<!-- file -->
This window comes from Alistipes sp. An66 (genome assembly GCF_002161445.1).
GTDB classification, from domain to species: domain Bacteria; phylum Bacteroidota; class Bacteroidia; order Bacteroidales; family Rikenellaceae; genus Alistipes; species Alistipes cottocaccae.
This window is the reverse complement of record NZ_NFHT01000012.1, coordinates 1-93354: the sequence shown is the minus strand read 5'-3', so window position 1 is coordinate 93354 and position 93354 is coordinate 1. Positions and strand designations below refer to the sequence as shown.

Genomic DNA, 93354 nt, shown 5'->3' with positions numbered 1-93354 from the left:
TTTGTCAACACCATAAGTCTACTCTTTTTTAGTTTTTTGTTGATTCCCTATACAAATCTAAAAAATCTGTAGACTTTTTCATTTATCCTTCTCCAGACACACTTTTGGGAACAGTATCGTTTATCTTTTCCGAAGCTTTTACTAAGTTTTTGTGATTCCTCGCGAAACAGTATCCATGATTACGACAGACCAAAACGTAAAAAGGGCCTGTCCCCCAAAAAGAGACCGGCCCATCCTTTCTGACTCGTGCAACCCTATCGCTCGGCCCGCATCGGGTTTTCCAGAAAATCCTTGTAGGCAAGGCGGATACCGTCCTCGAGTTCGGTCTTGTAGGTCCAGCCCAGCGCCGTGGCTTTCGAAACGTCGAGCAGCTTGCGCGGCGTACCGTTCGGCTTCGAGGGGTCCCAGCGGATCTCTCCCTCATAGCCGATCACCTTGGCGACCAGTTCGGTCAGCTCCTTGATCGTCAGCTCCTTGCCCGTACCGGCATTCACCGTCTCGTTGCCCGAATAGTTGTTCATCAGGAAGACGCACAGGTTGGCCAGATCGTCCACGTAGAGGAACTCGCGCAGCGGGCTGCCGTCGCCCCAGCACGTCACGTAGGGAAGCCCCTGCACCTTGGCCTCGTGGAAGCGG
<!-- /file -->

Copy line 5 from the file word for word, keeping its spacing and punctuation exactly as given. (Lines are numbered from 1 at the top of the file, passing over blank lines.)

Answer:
TTTGTCAACACCATAAGTCTACTCTTTTTTAGTTTTTTGTTGATTCCCTATACAAATCTAAAAAATCTGTAGACTTTTTCATTTATCCTTCTCCAGACACACTTTTGGGAACAGTATCGTTTATCTTTTCCGAAGCTTTTACTAAGTTTTTGTGATTCCTCGCGAAACAGTATCCATGATTACGACAGACCAAAACGTAAAAAGGGCCTGTCCCCCAAAAAGAGACCGGCCCATCCTTTCTGACTCGTGCAACCCTATCGCTCGGCCCGCATCGGGTTTTCCAGAAAATCCTTGTAGGCAAGGCGGATACCGTCCTCGAGTTCGGTCTTGTAGGTCCAGCCCAGCGCCGTGGCTTTCGAAACGTCGAGCAGCTTGCGCGGCGTACCGTTCGGCTTCGAGGGGTCCCAGCGGATCTCTCCCTCATAGCCGATCACCTTGGCGACCAGTTCGGTCAGCTCCTTGATCGTCAGCTCCTTGCCCGTACCGGCATTCACCGTCTCGTTGCCCGAATAGTTGTTCATCAGGAAGACGCACAGGTTGGCCAGATCGTCCACGTAGAGGAACTCGCGCAGCGGGCTGCCGTCGCCCCAGCACGTCACGTAGGGAAGCCCCTGCACCTTGGCCTCGTGGAAGCGG